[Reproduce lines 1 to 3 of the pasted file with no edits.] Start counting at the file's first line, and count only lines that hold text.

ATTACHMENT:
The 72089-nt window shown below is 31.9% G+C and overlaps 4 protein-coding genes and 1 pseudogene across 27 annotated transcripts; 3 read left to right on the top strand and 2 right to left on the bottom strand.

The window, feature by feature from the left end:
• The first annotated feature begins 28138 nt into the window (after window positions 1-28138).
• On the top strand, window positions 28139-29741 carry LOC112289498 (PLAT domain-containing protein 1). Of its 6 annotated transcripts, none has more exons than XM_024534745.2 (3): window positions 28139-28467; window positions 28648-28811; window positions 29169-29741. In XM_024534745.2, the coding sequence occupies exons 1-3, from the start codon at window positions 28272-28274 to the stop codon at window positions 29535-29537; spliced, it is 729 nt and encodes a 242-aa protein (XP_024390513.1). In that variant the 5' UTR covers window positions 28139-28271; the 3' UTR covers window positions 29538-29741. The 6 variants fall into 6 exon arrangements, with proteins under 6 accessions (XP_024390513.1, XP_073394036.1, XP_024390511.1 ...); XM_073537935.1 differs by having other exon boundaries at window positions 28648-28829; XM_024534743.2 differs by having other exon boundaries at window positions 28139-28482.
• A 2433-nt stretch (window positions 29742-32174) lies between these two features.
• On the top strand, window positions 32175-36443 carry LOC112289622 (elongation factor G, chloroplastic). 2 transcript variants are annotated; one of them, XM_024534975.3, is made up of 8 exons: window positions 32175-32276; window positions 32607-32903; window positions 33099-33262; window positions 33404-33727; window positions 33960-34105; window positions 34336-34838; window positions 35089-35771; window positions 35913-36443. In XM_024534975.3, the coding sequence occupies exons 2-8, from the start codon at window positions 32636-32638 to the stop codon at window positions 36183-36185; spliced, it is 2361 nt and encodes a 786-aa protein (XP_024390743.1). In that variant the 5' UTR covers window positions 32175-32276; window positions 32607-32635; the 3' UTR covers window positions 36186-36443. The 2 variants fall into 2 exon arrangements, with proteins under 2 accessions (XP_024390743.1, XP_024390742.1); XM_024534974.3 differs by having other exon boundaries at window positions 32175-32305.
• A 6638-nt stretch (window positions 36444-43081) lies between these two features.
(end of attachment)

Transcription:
The 72089-nt window shown below is 31.9% G+C and overlaps 4 protein-coding genes and 1 pseudogene across 27 annotated transcripts; 3 read left to right on the top strand and 2 right to left on the bottom strand.

The window, feature by feature from the left end:
• The first annotated feature begins 28138 nt into the window (after window positions 1-28138).